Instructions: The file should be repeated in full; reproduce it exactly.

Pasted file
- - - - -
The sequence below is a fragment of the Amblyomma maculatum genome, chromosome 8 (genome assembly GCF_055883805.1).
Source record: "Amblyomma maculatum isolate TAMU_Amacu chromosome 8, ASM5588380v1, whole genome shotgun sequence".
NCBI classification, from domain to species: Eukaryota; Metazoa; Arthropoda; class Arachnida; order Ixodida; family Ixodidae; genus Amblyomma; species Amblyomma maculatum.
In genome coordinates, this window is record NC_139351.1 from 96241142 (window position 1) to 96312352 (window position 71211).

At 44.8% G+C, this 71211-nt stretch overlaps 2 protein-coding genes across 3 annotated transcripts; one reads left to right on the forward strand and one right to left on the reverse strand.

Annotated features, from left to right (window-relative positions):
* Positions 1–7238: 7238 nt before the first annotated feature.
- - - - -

The sequence below is a fragment of the Amblyomma maculatum genome, chromosome 8 (genome assembly GCF_055883805.1).
Source record: "Amblyomma maculatum isolate TAMU_Amacu chromosome 8, ASM5588380v1, whole genome shotgun sequence".
NCBI classification, from domain to species: Eukaryota; Metazoa; Arthropoda; class Arachnida; order Ixodida; family Ixodidae; genus Amblyomma; species Amblyomma maculatum.
In genome coordinates, this window is record NC_139351.1 from 96241142 (window position 1) to 96312352 (window position 71211).

At 44.8% G+C, this 71211-nt stretch overlaps 2 protein-coding genes across 3 annotated transcripts; one reads left to right on the forward strand and one right to left on the reverse strand.

Annotated features, from left to right (window-relative positions):
* Positions 1–7238: 7238 nt before the first annotated feature.